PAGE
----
The equator and terminator are great circles, so they intersect at two points. The subsolar point stays very close to the equator because the tidal effects that reduce rotation rate also reduce obliquity. So however I draw a map, indeed whether I draw one or not, one of the intersections of the terminator and the equator is to the east of the subsolar point and the other is to the west of it. That is, using “east” and “west” in their usual senses, as the planetary scientists who study and model these planets and hypothetical planets do..
I did in fact mean the subsolar point when I said "east pole" and it seems to me the that the place to put the terminator on a tide locked planet would be running through the subsolar point and of course it's opposite.
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Old 03-14-2020, 11:45 AM   #24
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Default Re: [Space] Climate & habitability of tide-locked planets

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I did in fact mean the subsolar point when I said "east pole" and it seems to me the that the place to put the terminator on a tide locked planet would be running through the subsolar point and of course it's opposite.
Huh? The subsolar point experiences permanent noon. The terminator permanent twilight. They are as far away as you can possibly put them on a sphere.
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Old 03-14-2020, 02:30 PM   #25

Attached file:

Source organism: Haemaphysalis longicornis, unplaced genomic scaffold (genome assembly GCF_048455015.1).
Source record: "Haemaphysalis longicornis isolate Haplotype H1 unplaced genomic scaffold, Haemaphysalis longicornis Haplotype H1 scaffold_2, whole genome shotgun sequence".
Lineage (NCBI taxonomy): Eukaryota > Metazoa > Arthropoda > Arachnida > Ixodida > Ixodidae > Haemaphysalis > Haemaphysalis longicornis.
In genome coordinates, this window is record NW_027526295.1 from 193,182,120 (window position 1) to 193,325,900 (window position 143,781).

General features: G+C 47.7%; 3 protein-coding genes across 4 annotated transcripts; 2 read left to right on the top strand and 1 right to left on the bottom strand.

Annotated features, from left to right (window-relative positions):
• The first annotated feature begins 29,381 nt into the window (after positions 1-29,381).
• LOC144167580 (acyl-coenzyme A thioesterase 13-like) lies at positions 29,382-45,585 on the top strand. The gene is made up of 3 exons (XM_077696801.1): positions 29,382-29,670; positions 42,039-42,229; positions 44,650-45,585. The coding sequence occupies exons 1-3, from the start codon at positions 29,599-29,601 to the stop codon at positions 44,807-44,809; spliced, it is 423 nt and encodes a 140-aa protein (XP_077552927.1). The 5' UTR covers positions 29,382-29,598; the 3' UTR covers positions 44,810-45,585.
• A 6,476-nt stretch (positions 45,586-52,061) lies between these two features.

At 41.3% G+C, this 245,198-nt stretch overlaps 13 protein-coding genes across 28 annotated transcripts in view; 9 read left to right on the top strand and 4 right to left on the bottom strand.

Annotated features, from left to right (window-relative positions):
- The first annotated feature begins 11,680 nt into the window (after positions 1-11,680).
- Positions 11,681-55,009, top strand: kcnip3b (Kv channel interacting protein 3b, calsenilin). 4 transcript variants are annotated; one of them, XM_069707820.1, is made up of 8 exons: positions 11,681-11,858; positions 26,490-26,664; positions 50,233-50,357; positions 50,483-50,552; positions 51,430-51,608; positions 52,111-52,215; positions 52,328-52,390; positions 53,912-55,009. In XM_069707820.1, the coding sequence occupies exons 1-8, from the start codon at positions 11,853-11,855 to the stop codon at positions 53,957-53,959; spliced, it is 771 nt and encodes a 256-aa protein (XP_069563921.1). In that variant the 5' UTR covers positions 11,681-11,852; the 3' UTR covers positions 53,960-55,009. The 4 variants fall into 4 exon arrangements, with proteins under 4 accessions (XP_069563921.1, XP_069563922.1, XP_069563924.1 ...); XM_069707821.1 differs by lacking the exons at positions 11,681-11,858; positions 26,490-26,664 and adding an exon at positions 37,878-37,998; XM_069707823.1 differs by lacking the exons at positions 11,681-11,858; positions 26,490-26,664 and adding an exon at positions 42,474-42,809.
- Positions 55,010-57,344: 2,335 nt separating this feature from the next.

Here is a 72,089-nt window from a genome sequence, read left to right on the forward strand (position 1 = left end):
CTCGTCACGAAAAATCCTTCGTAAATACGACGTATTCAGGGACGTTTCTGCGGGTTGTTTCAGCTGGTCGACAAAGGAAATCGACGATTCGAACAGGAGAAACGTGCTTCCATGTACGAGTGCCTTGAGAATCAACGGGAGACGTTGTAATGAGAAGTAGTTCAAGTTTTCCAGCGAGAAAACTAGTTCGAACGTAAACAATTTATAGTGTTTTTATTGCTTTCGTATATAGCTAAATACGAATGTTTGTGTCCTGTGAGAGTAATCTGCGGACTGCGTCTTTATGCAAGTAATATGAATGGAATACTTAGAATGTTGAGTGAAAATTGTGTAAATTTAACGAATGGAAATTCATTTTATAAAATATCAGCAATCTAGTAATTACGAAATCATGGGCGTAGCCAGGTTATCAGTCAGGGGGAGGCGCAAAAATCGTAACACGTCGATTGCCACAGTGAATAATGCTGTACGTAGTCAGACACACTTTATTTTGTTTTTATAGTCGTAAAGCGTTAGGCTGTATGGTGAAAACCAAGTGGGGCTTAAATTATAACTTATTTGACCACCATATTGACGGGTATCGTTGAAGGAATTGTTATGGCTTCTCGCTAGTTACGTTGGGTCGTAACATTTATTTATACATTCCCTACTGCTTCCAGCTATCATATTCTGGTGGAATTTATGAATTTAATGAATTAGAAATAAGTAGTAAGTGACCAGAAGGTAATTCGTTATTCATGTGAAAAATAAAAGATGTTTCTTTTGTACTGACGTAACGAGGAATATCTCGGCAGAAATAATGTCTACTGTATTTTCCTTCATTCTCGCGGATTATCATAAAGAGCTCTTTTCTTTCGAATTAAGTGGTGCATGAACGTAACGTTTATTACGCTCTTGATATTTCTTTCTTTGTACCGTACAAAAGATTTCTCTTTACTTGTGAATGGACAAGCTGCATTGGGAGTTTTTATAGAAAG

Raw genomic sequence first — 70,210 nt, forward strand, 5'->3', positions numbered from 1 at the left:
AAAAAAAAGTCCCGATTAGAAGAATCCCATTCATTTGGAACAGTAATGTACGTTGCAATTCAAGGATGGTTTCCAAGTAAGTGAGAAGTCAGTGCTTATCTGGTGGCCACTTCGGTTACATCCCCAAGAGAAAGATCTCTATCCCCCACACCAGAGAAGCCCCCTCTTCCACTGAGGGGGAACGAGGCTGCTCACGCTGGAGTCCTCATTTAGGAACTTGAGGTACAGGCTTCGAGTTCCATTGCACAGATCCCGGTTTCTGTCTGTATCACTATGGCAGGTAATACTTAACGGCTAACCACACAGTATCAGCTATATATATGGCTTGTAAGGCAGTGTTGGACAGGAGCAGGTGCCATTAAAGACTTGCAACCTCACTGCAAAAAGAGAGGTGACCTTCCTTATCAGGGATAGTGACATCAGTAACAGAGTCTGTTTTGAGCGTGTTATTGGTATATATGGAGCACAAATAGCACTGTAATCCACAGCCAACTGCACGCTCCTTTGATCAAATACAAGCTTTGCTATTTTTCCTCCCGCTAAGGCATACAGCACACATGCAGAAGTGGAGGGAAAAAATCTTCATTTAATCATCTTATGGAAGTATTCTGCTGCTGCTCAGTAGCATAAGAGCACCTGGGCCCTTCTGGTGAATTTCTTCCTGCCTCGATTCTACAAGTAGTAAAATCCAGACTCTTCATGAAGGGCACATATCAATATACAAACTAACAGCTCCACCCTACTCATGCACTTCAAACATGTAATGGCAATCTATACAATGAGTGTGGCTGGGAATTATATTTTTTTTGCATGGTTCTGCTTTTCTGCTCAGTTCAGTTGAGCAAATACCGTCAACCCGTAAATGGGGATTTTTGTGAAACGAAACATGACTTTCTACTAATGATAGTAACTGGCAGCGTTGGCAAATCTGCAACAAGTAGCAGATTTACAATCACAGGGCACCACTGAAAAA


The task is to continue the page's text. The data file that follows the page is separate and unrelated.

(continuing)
Agemegos
 
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Default Re: [Space] Climate & habitability of tide-locked planets

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Originally Posted by David Johnston2 View Post
I did in fact mean the subsolar point when I said "east pole" and it seems to me the that the place to put the terminator on a tide locked planet would be running through the subsolar point and of course it's opposite.
That’s just bizarre. The subsolar point is the middle of the sunlit hemisphere, and the terminator is the edge of the sunlit hemisphere. The middle of a hemisphere can’t be at its edge.
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Old 03-14-2020, 08:20 PM   #26
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Default Re: [Space] Climate & habitability of tide-locked planets

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Originally Posted by David Johnston2 View Post
I did in fact mean the subsolar point when I said "east pole" and it seems to me the that the place to put the terminator on a tide locked planet would be running through the subsolar point and of course it's opposite.
Does "terminator" perhaps have another meaning of being the edge of a map? If so, I couldn't find any support for it though.
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Old 03-14-2020, 08:36 PM   #27
David Johnston2
 
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Default Re: [Space] Climate & habitability of tide-locked planets

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Does "terminator" perhaps have another meaning of being the edge of a map? If so, I couldn't find any support for it though.
No, I was just blanking on the concept.
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Old 03-15-2020, 09:10 AM   #28
YankeeGamer
 
Join Date: Dec 2017
Default Re: [Space] Climate & habitability of tide-locked planets

What it looks like to me is that there is enough uncertainty to make any of several different choices depending on what you want for gaming, and be able to justify them. It's even possible to use several depending on the sun, the eccentricity, and more.